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New studies find mercury in high fructose corn syrup

Two recent studies have revealed previously unreported trace levels of mercury in high fructose corn syrup. Both studies cited older mercury cell manufacturing practices as the source of the contamination. The Corn Refiners association challenged the claims, stating that at least one study "appears to be based on outdated information with dubious significance," and citing the U.S. Food and Drug Administration's listing of HFCS as safe for use in food.

In processing corn to make HFCS, caustic soda is used to separate the starch from the corn kernel and to balance out pH. Two primary types of caustic soda, mercury cell and membrane cell are used for this process. It is suspected that in facilities that use mercury cell caustic soda, some mercury leaches out into the end product.

"The mercury can volatize, turn into gas and distribute throughout the machinery and the environment of the manufacturing plant, and we think that's how the mercury winds up in products such as high fructose corn syrup," said study co-author Dr. David Wallinga of the Institute for Agriculture & Trade Policy. "It's clear that this happens because when these plants are decommissioned they are mercury-polluted and require cleanup."

While not all HFCS manufacturing plants use mercury cell technology, currently, food manufacturers are not require to list their source of HFCS.

Samples were taken from HFCS from both manufacturers and consumer products. In one study, nine out of 20 HFCS samples had some level of mercury. In the second study, one-third of products, including snack bars, barbeque sauce, yogurt and chocolate syrup, contained traces of mercury.

According to the studies, a worse-case scenario that involved consuming 50 grams of the most contaminated HFCS daily would result in an intake of .28 micrograms of mercury daily from HFCS.

"I used the same numbers [as the study] and did a more sophisticated analysis including the variability of HFCS consumption and sources and came up with a measurement of .1 micrograms per day," said Carl Winter, director of FoodSafe Program and food toxicologist at the Department of Food Science Technology, UC-Davis. "The important thing is to know how much we are exposed to. Most toxicology is reported for methyl mercury, which is the most toxic because it is absorbed directly into the blood stream, whereas elemental mercury is absorbed 10,000 times slower."

The study calculations do not define what type of mercury is found in HFCS, and currently, the Environmental Protection Agency has only defined human toxicity levels for methyl mercury at .1 micrograms per day, usually acquired from eating fish or getting amalgam fillings.

However, both studies expressed concern about exposure to any mercury in a common food ingredient. According to the Environmental Health study, "…it is imperative that public health officials evaluate this potential source of mercury exposure, as HFCS is presently ubiquitous in processed foods and therefore significantly consumed by people all over the world. Mercury in any form — either as water-soluble inorganic salt, a lipid-soluble organic mercury compound, or as metallic mercury — is an extremely potent neurological toxin."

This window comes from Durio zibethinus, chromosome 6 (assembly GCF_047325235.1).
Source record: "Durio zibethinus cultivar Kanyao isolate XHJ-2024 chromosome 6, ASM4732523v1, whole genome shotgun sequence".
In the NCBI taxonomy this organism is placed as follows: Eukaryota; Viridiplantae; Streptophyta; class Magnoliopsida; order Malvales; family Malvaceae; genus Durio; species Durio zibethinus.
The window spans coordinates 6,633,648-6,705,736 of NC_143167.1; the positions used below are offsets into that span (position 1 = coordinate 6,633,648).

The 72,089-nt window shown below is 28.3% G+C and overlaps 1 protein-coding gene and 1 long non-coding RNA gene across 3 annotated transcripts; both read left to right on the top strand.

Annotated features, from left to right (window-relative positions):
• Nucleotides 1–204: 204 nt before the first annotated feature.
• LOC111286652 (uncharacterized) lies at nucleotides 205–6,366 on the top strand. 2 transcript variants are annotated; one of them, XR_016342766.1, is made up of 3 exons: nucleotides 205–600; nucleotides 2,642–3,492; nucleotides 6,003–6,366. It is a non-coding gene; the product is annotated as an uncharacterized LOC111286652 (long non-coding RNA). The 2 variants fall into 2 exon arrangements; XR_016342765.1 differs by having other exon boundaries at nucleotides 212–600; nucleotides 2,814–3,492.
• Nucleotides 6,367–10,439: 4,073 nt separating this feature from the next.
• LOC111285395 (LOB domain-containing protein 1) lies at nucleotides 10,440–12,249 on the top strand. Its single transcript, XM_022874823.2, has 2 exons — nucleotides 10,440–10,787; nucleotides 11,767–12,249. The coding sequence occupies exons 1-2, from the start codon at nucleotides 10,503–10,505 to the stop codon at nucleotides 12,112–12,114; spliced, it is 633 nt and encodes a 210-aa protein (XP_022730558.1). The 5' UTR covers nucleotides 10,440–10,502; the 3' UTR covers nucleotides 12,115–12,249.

"The best amount of mercury exposure would be none at all," said Wallinga. "We only have a formal level from EPA for methyl mercury, and we don't know what we are dealing with in the HFCS, so we go to the common sense approach. We have a way to make caustic soda without employing mercury so then why, from a policy standpoint, wouldn't it be better to make these ingredients without using mercury? According to some, the other technologies are more efficient, and most plants have converted, so why not convert the rest?"

"Clearly it's great to know as much as you can about all of these issues," said Winter. "I think it might have been a surprise to some to see findings of mercury in HFCS, but these are very preliminary reports. They do not differentiate the types of mercury that may be found and the findings are based on multiple samples that might not accurately reflect manufacturing. I would say it is premature to make any conclusions that changes are necessary in the HFCS manufacturing practices but I would say that this will probably stimulate greater monitoring of mercury levels."

"For consumers, the simplest solution for now may be to avoid foods containing HFCS, particularly when it's high on the label," the study from IATP said. "Even if U.S. chlor-alkali plants discontinue using the mercury-based process, there are other plants worldwide that still do, and they export to the United States. American consumers are still likely to eat food products containing HFCS that may be contaminated with mercury from these plants. Beyond this fact, HFCS content, particularly high on the label, is a signal for a highly processed food high in added sweeteners (and therefore calories), and often high in added fats as well."

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